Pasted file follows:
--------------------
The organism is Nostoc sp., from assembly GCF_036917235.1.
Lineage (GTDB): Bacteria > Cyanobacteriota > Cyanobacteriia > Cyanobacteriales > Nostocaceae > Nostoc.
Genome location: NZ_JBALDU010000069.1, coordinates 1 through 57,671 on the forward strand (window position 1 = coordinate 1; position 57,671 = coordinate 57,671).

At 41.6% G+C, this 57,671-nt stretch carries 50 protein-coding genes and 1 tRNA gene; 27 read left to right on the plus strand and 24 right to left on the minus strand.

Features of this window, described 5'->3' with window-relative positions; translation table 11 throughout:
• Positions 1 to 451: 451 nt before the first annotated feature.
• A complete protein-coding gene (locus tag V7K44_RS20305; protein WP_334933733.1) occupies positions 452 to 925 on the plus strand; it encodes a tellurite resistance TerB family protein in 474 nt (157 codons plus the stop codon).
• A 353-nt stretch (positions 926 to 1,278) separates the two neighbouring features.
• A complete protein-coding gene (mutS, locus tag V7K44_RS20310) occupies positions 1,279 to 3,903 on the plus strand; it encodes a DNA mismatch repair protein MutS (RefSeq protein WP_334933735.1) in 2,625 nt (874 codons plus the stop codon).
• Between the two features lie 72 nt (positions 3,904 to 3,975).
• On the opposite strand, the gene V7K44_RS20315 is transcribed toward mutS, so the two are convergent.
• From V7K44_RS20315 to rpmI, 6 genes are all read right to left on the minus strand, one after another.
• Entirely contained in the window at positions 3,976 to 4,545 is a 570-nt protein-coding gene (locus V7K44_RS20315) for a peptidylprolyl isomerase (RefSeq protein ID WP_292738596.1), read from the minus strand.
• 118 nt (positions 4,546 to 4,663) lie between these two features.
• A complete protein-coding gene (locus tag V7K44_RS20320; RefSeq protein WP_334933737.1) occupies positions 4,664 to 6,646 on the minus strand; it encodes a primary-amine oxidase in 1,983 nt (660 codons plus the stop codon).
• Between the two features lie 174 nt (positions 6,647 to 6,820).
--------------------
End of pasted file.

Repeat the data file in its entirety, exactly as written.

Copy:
The organism is Nostoc sp., from assembly GCF_036917235.1.
Lineage (GTDB): Bacteria > Cyanobacteriota > Cyanobacteriia > Cyanobacteriales > Nostocaceae > Nostoc.
Genome location: NZ_JBALDU010000069.1, coordinates 1 through 57,671 on the forward strand (window position 1 = coordinate 1; position 57,671 = coordinate 57,671).

At 41.6% G+C, this 57,671-nt stretch carries 50 protein-coding genes and 1 tRNA gene; 27 read left to right on the plus strand and 24 right to left on the minus strand.

Features of this window, described 5'->3' with window-relative positions; translation table 11 throughout:
• Positions 1 to 451: 451 nt before the first annotated feature.
• A complete protein-coding gene (locus tag V7K44_RS20305; protein WP_334933733.1) occupies positions 452 to 925 on the plus strand; it encodes a tellurite resistance TerB family protein in 474 nt (157 codons plus the stop codon).
• A 353-nt stretch (positions 926 to 1,278) separates the two neighbouring features.
• A complete protein-coding gene (mutS, locus tag V7K44_RS20310) occupies positions 1,279 to 3,903 on the plus strand; it encodes a DNA mismatch repair protein MutS (RefSeq protein WP_334933735.1) in 2,625 nt (874 codons plus the stop codon).
• Between the two features lie 72 nt (positions 3,904 to 3,975).
• On the opposite strand, the gene V7K44_RS20315 is transcribed toward mutS, so the two are convergent.
• From V7K44_RS20315 to rpmI, 6 genes are all read right to left on the minus strand, one after another.
• Entirely contained in the window at positions 3,976 to 4,545 is a 570-nt protein-coding gene (locus V7K44_RS20315) for a peptidylprolyl isomerase (RefSeq protein ID WP_292738596.1), read from the minus strand.
• 118 nt (positions 4,546 to 4,663) lie between these two features.
• A complete protein-coding gene (locus tag V7K44_RS20320; RefSeq protein WP_334933737.1) occupies positions 4,664 to 6,646 on the minus strand; it encodes a primary-amine oxidase in 1,983 nt (660 codons plus the stop codon).
• Between the two features lie 174 nt (positions 6,647 to 6,820).